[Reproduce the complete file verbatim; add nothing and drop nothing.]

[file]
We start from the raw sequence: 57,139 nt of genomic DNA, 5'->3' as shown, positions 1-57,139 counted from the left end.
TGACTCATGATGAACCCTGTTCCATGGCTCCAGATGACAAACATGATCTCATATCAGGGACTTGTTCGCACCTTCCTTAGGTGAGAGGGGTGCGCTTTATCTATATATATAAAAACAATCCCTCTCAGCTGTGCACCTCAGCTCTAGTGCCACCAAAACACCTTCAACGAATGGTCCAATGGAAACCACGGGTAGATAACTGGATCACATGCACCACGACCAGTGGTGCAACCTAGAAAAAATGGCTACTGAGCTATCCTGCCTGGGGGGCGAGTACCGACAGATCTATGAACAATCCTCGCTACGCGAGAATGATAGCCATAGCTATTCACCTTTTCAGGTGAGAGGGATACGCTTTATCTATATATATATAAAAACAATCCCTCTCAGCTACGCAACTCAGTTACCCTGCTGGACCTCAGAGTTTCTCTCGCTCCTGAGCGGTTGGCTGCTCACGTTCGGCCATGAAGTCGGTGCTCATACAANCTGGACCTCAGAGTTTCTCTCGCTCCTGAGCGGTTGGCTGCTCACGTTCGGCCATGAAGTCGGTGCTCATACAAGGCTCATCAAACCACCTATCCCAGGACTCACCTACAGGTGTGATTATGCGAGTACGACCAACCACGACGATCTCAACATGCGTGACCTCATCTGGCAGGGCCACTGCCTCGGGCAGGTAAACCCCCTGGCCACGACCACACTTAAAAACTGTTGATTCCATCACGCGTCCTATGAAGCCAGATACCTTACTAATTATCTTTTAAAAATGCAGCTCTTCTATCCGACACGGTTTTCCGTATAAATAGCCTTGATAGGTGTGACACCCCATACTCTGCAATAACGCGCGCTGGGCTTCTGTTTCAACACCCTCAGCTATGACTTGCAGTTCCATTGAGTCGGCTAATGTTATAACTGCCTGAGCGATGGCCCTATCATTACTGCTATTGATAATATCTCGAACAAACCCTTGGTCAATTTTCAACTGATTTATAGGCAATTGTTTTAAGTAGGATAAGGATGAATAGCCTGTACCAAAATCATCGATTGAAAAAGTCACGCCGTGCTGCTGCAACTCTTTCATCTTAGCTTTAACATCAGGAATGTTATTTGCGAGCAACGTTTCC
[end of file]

We start from the raw sequence: 57,139 nt of genomic DNA, 5'->3' as shown, positions 1-57,139 counted from the left end.
TGACTCATGATGAACCCTGTTCCATGGCTCCAGATGACAAACATGATCTCATATCAGGGACTTGTTCGCACCTTCCTTAGGTGAGAGGGGTGCGCTTTATCTATATATATAAAAACAATCCCTCTCAGCTGTGCACCTCAGCTCTAGTGCCACCAAAACACCTTCAACGAATGGTCCAATGGAAACCACGGGTAGATAACTGGATCACATGCACCACGACCAGTGGTGCAACCTAGAAAAAATGGCTACTGAGCTATCCTGCCTGGGGGGCGAGTACCGACAGATCTATGAACAATCCTCGCTACGCGAGAATGATAGCCATAGCTATTCACCTTTTCAGGTGAGAGGGATACGCTTTATCTATATATATATAAAAACAATCCCTCTCAGCTACGCAACTCAGTTACCCTGCTGGACCTCAGAGTTTCTCTCGCTCCTGAGCGGTTGGCTGCTCACGTTCGGCCATGAAGTCGGTGCTCATACAANCTGGACCTCAGAGTTTCTCTCGCTCCTGAGCGGTTGGCTGCTCACGTTCGGCCATGAAGTCGGTGCTCATACAAGGCTCATCAAACCACCTATCCCAGGACTCACCTACAGGTGTGATTATGCGAGTACGACCAACCACGACGATCTCAACATGCGTGACCTCATCTGGCAGGGCCACTGCCTCGGGCAGGTAAACCCCCTGGCCACGACCACACTTAAAAACTGTTGATTCCATCACGCGTCCTATGAAGCCAGATACCTTACTAATTATCTTTTAAAAATGCAGCTCTTCTATCCGACACGGTTTTCCGTATAAATAGCCTTGATAGGTGTGACACCCCATACTCTGCAATAACGCGCGCTGGGCTTCTGTTTCAACACCCTCAGCTATGACTTGCAGTTCCATTGAGTCGGCTAATGTTATAACTGCCTGAGCGATGGCCCTATCATTACTGCTATTGATAATATCTCGAACAAACCCTTGGTCAATTTTCAACTGATTTATAGGCAATTGTTTTAAGTAGGATAAGGATGAATAGCCTGTACCAAAATCATCGATTGAAAAAGTCACGCCGTGCTGCTGCAACTCTTTCATCTTAGCTTTAACATCAGGAATGTTATTTGCGAGCAACGTTTCC